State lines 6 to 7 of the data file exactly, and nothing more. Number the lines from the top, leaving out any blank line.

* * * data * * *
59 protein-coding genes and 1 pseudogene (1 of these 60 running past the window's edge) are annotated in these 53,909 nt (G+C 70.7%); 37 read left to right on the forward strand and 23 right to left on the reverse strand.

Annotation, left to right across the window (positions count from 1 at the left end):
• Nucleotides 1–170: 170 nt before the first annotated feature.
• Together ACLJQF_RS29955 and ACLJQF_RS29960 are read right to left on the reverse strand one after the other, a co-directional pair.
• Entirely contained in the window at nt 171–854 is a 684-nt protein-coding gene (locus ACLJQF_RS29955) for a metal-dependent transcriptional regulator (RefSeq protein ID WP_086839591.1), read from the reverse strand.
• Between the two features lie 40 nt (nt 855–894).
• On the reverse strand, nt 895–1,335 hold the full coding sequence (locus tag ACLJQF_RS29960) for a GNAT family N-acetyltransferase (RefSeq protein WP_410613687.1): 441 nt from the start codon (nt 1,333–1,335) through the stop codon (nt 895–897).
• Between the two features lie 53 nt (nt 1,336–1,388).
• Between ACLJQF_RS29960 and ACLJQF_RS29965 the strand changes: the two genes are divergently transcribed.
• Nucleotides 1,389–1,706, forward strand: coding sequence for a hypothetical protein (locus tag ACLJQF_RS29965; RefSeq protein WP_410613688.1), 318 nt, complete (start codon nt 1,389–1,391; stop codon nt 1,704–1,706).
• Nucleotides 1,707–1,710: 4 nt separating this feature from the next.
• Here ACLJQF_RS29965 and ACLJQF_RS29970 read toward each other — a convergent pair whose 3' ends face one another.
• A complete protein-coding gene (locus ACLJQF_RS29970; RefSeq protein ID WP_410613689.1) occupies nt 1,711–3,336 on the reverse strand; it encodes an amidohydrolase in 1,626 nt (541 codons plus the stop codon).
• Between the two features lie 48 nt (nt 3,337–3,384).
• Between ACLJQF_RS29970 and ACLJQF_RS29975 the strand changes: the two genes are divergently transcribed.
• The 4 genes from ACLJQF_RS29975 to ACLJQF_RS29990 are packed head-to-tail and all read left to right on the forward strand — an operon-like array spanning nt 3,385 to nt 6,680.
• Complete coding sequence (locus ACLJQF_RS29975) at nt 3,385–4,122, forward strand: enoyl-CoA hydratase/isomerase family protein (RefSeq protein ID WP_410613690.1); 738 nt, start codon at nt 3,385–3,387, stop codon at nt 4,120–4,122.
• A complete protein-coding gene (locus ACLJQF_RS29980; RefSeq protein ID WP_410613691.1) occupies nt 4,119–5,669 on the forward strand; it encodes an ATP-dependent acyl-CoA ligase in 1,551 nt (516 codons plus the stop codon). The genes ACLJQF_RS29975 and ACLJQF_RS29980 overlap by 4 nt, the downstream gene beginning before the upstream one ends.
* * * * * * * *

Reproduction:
• Between the two features lie 40 nt (nt 855–894).
• On the reverse strand, nt 895–1,335 hold the full coding sequence (locus tag ACLJQF_RS29960) for a GNAT family N-acetyltransferase (RefSeq protein WP_410613687.1): 441 nt from the start codon (nt 1,333–1,335) through the stop codon (nt 895–897).